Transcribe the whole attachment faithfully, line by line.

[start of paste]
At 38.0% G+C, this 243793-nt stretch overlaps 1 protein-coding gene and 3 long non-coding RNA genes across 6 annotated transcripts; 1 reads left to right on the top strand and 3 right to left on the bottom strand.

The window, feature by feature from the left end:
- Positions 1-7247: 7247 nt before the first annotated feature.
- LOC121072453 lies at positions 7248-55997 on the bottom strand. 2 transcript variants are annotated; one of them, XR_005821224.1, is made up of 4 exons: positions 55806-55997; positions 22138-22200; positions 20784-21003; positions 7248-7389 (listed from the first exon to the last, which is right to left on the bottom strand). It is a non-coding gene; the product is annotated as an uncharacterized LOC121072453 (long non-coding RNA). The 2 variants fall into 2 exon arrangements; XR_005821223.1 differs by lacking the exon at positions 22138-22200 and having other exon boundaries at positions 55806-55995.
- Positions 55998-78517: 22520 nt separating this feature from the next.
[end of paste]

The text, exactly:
At 38.0% G+C, this 243793-nt stretch overlaps 1 protein-coding gene and 3 long non-coding RNA genes across 6 annotated transcripts; 1 reads left to right on the top strand and 3 right to left on the bottom strand.

The window, feature by feature from the left end:
- Positions 1-7247: 7247 nt before the first annotated feature.
- LOC121072453 lies at positions 7248-55997 on the bottom strand. 2 transcript variants are annotated; one of them, XR_005821224.1, is made up of 4 exons: positions 55806-55997; positions 22138-22200; positions 20784-21003; positions 7248-7389 (listed from the first exon to the last, which is right to left on the bottom strand). It is a non-coding gene; the product is annotated as an uncharacterized LOC121072453 (long non-coding RNA). The 2 variants fall into 2 exon arrangements; XR_005821223.1 differs by lacking the exon at positions 22138-22200 and having other exon boundaries at positions 55806-55995.
- Positions 55998-78517: 22520 nt separating this feature from the next.